Following is the speech by Secretary for Information Technology & Broadcasting, Mr K C Kwong, at the passing out parade of the Police Training School today (Saturday):
Commissioner, Commandant, Officers on Parade, Ladies and Gentlemen,
I am honoured to be invited to take the salute at today's passing out parade, not least because I came from a Police family - my father was a policeman and my two brothers used to work in the Police Force. Were it not for my physique, I might have joined the Force as well! I am therefore somewhat envious of those of you who are graduating today; but I would of course wish to extend my warmest congratulations to them.
The Police Force today is very different in one respect from that in my late father's days. It uses the most advanced information technology in the discharge of its constabulary duties. Let me illustrate with a few examples.
In the deployment of resources, the Force is well served by the Enhanced Command And Control Computer System which provides effective support to '999' emergency calls and incident handling. To further enhance the system's capabilities, I understand that the Force has plans in hand to equip patrol vehicles and officers on the beat with mobile, hand-held terminals for on-line access to the Force's databases to facilitate even faster tactical responses to incidents.
Then there are the intelligent systems which help criminal investigation. The Facial Identikit Tool which utilises artificial intelligence can help duty officers to compose, interactively with the witnesses, the facial drawing of a suspect on the computer screen while the suspect's appearance is still fresh in the witnesses' memory. Identification of suspects is further facilitated by the Computer Assisted Fingerprint Identification System which has a database of some 842,000 fingerprint forms. Furthermore, the Force has a Criminal Intelligence Computer System which allows officers to perform searches on its database containing criminal intelligence data. All these help to increase significantly the chances of apprehending the culprit in the shortest possible time.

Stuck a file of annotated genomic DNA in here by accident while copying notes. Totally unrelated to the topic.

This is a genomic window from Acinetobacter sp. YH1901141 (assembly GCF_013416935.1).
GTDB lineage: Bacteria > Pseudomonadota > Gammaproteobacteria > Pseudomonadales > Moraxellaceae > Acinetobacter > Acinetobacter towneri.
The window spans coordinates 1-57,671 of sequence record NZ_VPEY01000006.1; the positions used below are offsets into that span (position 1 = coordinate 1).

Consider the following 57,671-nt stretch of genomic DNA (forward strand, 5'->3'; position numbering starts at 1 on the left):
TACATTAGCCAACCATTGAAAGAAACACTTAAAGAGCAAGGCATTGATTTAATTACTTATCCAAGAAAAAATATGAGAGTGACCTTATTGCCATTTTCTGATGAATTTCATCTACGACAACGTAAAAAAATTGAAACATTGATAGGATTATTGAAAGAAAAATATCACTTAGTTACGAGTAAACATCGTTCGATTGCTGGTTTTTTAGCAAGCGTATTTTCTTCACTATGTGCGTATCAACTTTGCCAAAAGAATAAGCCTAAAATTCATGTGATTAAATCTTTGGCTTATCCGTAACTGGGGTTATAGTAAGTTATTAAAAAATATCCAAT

On the management side, the Duty Scheduler System automates the production of daily and weekly duty lists and eliminates the repetitive and boring entries of duty lists into the Enhanced Command And Control Computer System. The Communal Information System provides management reports to assist the Force management to identify crime patterns and monitor resource utilisation in various formations. At the back office, the Personnel Information Communal System provides a comprehensive, central database of Police officers at all ranks.
I could go on and on in my description of all the computer systems and IT applications available to the Police Force in the discharge of its constabulary duties, but I think I should stop here. Suffice it to say that you are not complacent and that you are continuing your investigation of opportunities to make further, innovative use of new information technology tools to help you do a better job. Having said all that, I am sure you will agree with me that technology is just a means to an end, and there is no replacement for your skills, your intelligence, your dedication and your will to serve the community and to maintain law and order. These are the attributes of the Police Force which have remained unchanged since my late father's policing days.
I am glad to see over 200 young men and women graduating today. Through your efforts, you will help to make Hong Kong a better and safer place to live in. I wish you every success in your career.
END/Saturday, April 24, 1999